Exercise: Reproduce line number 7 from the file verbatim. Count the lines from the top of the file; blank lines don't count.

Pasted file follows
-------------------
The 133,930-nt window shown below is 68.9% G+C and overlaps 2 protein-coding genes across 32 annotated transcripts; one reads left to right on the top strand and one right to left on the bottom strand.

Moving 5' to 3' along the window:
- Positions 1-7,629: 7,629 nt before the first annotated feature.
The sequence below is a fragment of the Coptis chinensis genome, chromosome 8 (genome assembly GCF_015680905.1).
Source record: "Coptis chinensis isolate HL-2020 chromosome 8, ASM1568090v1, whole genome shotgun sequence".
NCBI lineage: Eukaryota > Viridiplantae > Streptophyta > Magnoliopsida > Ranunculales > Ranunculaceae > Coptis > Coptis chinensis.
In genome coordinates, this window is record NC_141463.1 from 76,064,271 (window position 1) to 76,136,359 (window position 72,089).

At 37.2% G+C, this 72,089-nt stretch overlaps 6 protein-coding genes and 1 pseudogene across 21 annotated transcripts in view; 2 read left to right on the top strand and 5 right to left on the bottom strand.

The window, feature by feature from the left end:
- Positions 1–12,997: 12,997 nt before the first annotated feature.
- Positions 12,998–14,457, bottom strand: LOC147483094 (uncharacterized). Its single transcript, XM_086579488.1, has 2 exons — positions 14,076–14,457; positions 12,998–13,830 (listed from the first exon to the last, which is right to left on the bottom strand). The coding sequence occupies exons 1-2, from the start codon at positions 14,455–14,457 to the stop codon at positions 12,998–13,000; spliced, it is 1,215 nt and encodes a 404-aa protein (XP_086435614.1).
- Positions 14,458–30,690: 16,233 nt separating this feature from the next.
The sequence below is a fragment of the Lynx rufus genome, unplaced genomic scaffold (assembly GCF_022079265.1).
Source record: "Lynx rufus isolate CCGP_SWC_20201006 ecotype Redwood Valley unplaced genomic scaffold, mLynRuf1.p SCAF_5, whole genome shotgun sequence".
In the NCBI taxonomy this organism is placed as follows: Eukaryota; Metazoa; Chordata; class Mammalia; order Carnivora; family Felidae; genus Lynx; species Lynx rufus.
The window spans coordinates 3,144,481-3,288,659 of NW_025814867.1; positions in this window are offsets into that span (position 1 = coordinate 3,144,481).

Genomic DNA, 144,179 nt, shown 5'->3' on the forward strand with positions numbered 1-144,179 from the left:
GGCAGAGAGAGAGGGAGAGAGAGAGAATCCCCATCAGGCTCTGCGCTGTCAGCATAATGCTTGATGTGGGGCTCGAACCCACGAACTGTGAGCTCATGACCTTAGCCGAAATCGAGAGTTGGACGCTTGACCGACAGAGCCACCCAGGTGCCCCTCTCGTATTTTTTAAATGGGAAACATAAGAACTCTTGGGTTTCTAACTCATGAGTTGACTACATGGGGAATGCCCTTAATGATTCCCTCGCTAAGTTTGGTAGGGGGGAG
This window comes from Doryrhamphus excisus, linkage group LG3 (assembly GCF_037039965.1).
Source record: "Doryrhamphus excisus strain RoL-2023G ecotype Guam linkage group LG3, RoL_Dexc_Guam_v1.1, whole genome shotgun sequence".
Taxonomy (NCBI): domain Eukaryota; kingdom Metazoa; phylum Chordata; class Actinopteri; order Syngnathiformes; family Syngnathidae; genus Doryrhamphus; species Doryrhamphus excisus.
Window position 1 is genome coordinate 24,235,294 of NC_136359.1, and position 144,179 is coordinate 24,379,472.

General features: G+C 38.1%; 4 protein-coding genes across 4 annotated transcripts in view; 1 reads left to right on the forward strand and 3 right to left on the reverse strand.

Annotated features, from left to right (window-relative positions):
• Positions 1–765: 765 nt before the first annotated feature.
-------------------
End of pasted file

In genome coordinates, this window is record NC_141463.1 from 76,064,271 (window position 1) to 76,136,359 (window position 72,089).